The director of the office told Nelson that the Northeast Michigan Council of Governments has already reached out to ask how they might be able to work together, and Mary Beth Stutzman of the Alpena Area Convention and Visitors Bureau called the new initiative “nothing but positive.”
We’ll reserve judgement until this new office gets up and going.
Certainly, Michigan’s lakes, rivers, beaches, forests, wetlands and wildlife are some of the state’s greatest treasures, drawing tourists by the thousands every year to places such as Northeast Michigan. Spending by those tourists is a sizable part of our economy, and we value any efforts to promote and preserve such treasures.
But is a new government office necessary to do so? Didn’t the DNR already work on preserving and promoting nature? Didn’t the state already promote tourism through its Pure Michigan campaigns?
Perhaps the new office is just the ticket, but the answers are not obvious. We’re anxious to see what Gov. Whitmer’s team adds to the state’s efforts.
Grand Haven Tribune. May 28, 2019
Grand Haven’s housing future? Look to the past
Let’s face it: Grand Haven is growing up.
The city has nowhere to grow but up, with taller buildings and higher-density housing — an inevitable outcome in Michigan’s fastest-growing county.
Many locals view this trend with panic. The city is already losing its small-town feel, they say, and can’t afford for apartment buildings and parking garages to crowd the sidewalks and block views of the water.
But Grand Haven’s housing future is not a ploy to destroy the city’s character. Increasing housing density can welcome a return to the past, when people lived closer to the products they consume, broke bread with their neighbors and relied less on cars for every transportation need.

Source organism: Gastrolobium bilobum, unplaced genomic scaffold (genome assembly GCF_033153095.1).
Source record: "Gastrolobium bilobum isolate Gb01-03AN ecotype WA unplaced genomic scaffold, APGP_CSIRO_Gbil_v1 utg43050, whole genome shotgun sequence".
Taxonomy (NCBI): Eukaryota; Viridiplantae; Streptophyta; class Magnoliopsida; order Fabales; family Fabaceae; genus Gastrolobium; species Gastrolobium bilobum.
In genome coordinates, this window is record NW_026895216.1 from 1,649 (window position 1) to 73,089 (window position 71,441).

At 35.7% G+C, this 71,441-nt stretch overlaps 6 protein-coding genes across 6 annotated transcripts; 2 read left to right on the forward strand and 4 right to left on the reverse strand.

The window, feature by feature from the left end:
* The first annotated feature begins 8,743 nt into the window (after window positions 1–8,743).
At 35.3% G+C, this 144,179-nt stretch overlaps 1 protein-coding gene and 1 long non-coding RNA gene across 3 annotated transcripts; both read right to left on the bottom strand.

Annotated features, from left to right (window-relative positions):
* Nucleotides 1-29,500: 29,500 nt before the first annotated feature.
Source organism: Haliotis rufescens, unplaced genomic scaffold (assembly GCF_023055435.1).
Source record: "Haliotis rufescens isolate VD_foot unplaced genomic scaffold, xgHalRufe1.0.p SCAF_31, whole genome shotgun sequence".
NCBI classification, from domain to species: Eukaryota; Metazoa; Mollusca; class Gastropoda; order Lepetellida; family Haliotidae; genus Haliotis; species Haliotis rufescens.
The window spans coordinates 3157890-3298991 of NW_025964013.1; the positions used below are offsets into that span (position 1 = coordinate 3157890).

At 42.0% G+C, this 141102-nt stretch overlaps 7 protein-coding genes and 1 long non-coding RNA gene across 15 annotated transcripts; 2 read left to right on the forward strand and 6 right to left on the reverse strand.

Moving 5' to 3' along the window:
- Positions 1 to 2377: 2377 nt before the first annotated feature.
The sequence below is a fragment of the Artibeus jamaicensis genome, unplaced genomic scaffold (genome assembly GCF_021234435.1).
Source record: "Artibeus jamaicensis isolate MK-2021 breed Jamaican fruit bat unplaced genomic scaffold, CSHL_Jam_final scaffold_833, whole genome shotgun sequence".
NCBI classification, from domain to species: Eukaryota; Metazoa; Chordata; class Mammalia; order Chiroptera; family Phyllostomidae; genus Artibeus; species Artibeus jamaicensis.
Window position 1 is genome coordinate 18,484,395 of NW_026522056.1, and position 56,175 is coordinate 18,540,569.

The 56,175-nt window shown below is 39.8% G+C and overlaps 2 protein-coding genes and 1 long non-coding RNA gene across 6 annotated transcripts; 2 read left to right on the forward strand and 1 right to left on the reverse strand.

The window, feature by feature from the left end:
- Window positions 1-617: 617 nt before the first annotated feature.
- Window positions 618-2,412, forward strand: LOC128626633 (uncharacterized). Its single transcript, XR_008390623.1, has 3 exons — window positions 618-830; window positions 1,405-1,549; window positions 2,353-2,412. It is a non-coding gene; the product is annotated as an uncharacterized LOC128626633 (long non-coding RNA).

Discussing the topic at a recent City Council meeting, Councilman Josh Brugger and Mayor Pro-Tem Mike Fritz each shared memories of their childhoods in Grand Haven, when a loaf of bread was a short walk away and single-family homes were smaller and affordable.
“The future looks something like the past,” Councilman Bob Monetza added. “People were more on foot. People lived in somewhat tighter neighborhoods.”
Residents have attended meetings in recent months to rail against proposed developments they view as “monolithic” and designs they’ve compared to the Soviet Bloc. But they’re missing the point.
Ryan Kilpatrick, executive director of Housing Next, showed the council how a city in the Netherlands transformed from a dangerously congested traffic hub to a city built around its pedestrians. Bike lanes were given ample space, as residences and retail were blended to put purchases a short distance from home.
It takes a little imagination, but Grand Haven is ripe for some of these features. As a state-designated Redevelopment Ready Community, the city is primed to attract developers who have the desires of modest renters and buyers in mind. The city is currently reworking its Zoning Ordinance to consider requiring fewer parking spaces for developments and allowing greater variety of housing types in neighborhoods.
It’s not such a scary future for Grand Haven. We have confidence that city leaders will keep the city’s character at the forefront of changes, while making it a more inclusive place to live. Affordable and high-density housing is not just a component of future planning: It’s a key part of returning Grand Haven to its humble roots.
Grand Haven is growing up. We hope residents prepare to do the same.____